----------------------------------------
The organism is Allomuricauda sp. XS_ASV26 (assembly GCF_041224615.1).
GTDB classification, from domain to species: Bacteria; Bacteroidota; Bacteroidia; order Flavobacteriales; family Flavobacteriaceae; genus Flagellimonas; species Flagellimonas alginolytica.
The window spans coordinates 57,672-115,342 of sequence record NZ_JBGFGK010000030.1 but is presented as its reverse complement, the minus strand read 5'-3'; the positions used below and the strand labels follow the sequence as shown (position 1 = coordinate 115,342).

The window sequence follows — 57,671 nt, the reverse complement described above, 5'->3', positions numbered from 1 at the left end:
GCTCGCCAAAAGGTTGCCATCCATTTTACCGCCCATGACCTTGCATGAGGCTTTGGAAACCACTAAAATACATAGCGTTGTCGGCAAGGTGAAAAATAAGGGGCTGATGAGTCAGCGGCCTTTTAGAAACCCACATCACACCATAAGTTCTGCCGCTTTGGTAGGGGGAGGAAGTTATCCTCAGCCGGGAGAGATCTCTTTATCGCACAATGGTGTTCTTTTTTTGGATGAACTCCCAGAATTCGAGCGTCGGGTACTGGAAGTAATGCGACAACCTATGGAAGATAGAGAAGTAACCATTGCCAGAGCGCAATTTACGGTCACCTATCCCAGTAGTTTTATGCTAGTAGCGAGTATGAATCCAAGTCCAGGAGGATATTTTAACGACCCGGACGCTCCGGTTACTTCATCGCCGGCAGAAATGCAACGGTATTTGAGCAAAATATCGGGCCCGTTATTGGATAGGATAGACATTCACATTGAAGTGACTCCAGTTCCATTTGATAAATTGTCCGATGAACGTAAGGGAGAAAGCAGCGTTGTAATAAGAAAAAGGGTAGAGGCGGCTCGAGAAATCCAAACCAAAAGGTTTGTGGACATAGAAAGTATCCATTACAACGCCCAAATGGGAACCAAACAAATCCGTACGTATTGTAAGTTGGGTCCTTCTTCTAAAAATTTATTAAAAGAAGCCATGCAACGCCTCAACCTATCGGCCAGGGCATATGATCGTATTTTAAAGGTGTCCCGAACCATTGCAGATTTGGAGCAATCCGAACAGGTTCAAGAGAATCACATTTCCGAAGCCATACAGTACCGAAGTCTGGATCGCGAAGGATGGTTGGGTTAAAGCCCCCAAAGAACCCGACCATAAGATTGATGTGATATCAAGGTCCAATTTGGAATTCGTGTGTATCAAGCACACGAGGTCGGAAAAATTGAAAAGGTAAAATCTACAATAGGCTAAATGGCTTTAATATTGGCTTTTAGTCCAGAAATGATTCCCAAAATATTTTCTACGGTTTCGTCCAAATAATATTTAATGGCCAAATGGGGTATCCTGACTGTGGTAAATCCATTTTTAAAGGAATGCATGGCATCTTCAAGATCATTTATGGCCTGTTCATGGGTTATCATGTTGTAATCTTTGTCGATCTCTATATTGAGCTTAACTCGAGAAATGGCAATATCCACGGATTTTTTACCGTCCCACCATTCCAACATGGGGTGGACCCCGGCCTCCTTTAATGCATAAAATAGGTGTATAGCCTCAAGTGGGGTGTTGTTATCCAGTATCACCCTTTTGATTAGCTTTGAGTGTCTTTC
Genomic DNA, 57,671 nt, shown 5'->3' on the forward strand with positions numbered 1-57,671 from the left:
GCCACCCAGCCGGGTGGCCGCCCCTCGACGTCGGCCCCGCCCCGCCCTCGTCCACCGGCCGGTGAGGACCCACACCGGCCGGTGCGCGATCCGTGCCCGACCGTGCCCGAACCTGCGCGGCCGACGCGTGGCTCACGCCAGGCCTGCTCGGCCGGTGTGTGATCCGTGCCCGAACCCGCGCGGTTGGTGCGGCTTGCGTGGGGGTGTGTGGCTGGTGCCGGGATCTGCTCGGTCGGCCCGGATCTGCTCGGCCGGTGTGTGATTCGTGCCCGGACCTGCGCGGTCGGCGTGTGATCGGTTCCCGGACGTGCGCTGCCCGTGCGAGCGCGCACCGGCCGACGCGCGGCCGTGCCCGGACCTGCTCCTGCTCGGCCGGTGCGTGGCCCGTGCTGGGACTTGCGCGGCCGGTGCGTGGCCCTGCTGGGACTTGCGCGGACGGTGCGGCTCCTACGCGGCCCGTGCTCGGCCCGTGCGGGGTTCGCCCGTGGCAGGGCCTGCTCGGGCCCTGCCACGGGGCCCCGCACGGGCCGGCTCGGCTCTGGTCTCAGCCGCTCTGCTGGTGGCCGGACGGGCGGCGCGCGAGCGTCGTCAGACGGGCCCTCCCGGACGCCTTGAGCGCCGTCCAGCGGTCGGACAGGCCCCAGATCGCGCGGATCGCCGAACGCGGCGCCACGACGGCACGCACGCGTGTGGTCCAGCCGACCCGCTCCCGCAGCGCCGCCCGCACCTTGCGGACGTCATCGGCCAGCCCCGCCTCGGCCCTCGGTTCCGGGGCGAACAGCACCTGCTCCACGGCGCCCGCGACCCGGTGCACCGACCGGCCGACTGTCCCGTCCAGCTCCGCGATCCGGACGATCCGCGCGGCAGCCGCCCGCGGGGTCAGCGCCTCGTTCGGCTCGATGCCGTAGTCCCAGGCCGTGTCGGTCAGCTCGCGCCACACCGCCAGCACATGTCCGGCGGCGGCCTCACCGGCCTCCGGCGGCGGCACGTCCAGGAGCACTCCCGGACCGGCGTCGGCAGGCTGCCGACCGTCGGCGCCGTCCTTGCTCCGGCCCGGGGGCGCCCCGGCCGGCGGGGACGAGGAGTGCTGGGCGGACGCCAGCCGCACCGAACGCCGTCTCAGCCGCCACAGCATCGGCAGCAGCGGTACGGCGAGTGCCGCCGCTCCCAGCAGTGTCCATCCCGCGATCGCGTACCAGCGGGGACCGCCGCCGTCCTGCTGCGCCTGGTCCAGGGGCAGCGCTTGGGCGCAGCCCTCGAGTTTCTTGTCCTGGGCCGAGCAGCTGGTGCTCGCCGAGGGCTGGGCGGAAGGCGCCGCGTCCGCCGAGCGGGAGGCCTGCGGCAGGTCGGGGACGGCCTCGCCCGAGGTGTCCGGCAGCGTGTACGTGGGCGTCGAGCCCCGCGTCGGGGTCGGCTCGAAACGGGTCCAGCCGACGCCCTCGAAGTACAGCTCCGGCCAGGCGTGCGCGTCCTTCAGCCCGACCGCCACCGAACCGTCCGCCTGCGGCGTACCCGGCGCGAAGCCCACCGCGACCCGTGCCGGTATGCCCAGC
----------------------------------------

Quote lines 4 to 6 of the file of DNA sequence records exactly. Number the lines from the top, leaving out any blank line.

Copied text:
The window sequence follows — 57,671 nt, the reverse complement described above, 5'->3', positions numbered from 1 at the left end:
GCTCGCCAAAAGGTTGCCATCCATTTTACCGCCCATGACCTTGCATGAGGCTTTGGAAACCACTAAAATACATAGCGTTGTCGGCAAGGTGAAAAATAAGGGGCTGATGAGTCAGCGGCCTTTTAGAAACCCACATCACACCATAAGTTCTGCCGCTTTGGTAGGGGGAGGAAGTTATCCTCAGCCGGGAGAGATCTCTTTATCGCACAATGGTGTTCTTTTTTTGGATGAACTCCCAGAATTCGAGCGTCGGGTACTGGAAGTAATGCGACAACCTATGGAAGATAGAGAAGTAACCATTGCCAGAGCGCAATTTACGGTCACCTATCCCAGTAGTTTTATGCTAGTAGCGAGTATGAATCCAAGTCCAGGAGGATATTTTAACGACCCGGACGCTCCGGTTACTTCATCGCCGGCAGAAATGCAACGGTATTTGAGCAAAATATCGGGCCCGTTATTGGATAGGATAGACATTCACATTGAAGTGACTCCAGTTCCATTTGATAAATTGTCCGATGAACGTAAGGGAGAAAGCAGCGTTGTAATAAGAAAAAGGGTAGAGGCGGCTCGAGAAATCCAAACCAAAAGGTTTGTGGACATAGAAAGTATCCATTACAACGCCCAAATGGGAACCAAACAAATCCGTACGTATTGTAAGTTGGGTCCTTCTTCTAAAAATTTATTAAAAGAAGCCATGCAACGCCTCAACCTATCGGCCAGGGCATATGATCGTATTTTAAAGGTGTCCCGAACCATTGCAGATTTGGAGCAATCCGAACAGGTTCAAGAGAATCACATTTCCGAAGCCATACAGTACCGAAGTCTGGATCGCGAAGGATGGTTGGGTTAAAGCCCCCAAAGAACCCGACCATAAGATTGATGTGATATCAAGGTCCAATTTGGAATTCGTGTGTATCAAGCACACGAGGTCGGAAAAATTGAAAAGGTAAAATCTACAATAGGCTAAATGGCTTTAATATTGGCTTTTAGTCCAGAAATGATTCCCAAAATATTTTCTACGGTTTCGTCCAAATAATATTTAATGGCCAAATGGGGTATCCTGACTGTGGTAAATCCATTTTTAAAGGAATGCATGGCATCTTCAAGATCATTTATGGCCTGTTCATGGGTTATCATGTTGTAATCTTTGTCGATCTCTATATTGAGCTTAACTCGAGAAATGGCAATATCCACGGATTTTTTACCGTCCCACCATTCCAACATGGGGTGGACCCCGGCCTCCTTTAATGCATAAAATAGGTGTATAGCCTCAAGTGGGGTGTTGTTATCCAGTATCACCCTTTTGATTAGCTTTGAGTGTCTTTC
Genomic DNA, 57,671 nt, shown 5'->3' on the forward strand with positions numbered 1-57,671 from the left: